“The text then applies to Melchizedek a passage from Psalm 82: ‘Elohim (God) stands in the assembly of El, in the midst of Elohim (gods) he judges.’ In interpretation, we are told that ‘Melchizedek will exact the vengeance of El’s judgments…In the view of the midrash, the Most High God is El. Elohim is a lesser deity, an angel, if you prefer. But the striking thing about this passage is that the term Elohim, which is usually understood to refer to the Most High in the biblical psalm, now refers to a lesser heavenly being. There are, at least, two divine powers in heaven, even if one of them is clearly subordinate to the other.” (Powers in Heaven: God, Gods, and Angels in the Dead Sea Scrolls, found in Religion in the Dead Sea Scrolls, edited by John J. Collins and Robert A. Kugler), pp 18 and 19.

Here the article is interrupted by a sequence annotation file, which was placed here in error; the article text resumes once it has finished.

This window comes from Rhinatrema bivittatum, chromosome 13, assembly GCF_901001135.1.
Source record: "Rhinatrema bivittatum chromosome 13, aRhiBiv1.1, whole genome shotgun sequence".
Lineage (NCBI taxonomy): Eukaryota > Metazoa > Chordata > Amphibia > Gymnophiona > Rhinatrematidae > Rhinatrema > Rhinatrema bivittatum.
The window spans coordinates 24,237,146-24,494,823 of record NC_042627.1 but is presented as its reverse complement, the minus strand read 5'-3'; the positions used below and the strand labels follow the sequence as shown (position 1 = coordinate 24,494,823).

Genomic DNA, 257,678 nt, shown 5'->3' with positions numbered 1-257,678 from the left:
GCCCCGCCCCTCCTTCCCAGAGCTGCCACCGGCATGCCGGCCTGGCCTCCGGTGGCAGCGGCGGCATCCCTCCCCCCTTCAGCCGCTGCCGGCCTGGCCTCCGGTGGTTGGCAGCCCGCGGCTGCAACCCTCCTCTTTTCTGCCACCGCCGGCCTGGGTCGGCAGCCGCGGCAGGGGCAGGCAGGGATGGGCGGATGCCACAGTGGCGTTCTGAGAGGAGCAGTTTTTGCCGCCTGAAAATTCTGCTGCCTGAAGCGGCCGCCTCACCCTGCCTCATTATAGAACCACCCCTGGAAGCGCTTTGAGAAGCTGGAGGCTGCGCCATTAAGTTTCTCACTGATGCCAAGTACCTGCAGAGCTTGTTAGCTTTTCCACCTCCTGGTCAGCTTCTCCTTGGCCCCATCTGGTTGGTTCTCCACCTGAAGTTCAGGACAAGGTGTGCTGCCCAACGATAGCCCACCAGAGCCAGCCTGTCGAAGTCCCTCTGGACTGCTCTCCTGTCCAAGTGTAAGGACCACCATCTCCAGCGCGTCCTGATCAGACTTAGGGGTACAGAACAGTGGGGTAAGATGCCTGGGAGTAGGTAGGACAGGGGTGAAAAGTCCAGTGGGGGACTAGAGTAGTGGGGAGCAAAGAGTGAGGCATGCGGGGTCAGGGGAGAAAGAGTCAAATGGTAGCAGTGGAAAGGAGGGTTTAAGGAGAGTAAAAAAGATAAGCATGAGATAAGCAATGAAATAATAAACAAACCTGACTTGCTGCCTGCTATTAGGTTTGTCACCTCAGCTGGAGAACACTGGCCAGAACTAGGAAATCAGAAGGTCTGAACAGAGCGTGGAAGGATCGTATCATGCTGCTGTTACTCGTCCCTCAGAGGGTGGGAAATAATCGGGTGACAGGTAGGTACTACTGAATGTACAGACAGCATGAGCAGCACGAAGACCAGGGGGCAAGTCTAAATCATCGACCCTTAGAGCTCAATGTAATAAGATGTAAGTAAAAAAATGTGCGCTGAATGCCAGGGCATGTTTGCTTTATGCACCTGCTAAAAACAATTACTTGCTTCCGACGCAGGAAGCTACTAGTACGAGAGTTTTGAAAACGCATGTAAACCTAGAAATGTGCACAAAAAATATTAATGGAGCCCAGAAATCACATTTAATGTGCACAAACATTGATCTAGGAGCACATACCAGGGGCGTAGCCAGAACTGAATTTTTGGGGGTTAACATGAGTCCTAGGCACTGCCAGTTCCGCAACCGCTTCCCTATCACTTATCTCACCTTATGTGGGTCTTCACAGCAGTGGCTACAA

Such observations could be multiplied many times over. It’s no wonder that D. S. Russell observed:

    D. S. Russell:
    “It is often said that, in its highest reaches of religious though, the Old Testament expresses belief in God in terms of ‘ethical monotheism’. But it must be remembered that monotheism, for the Old Testament prophets, had a connotation very different in many respects from that which it has in modern thought. It is false to assume that the Old Testament writers, however exalted their conception of the Godhead might be, conceived of God as alone in isolated majesty over against men, the creatures of his will. There is ample evidence to show that this conception of monotheism was held in conjunction with a belief in a spiritual world peopled with supernatural and superhuman beings who, in some ways, shared the nature, though not the being, of God.” (The Method & Message of Jewish Apocalyptic), p.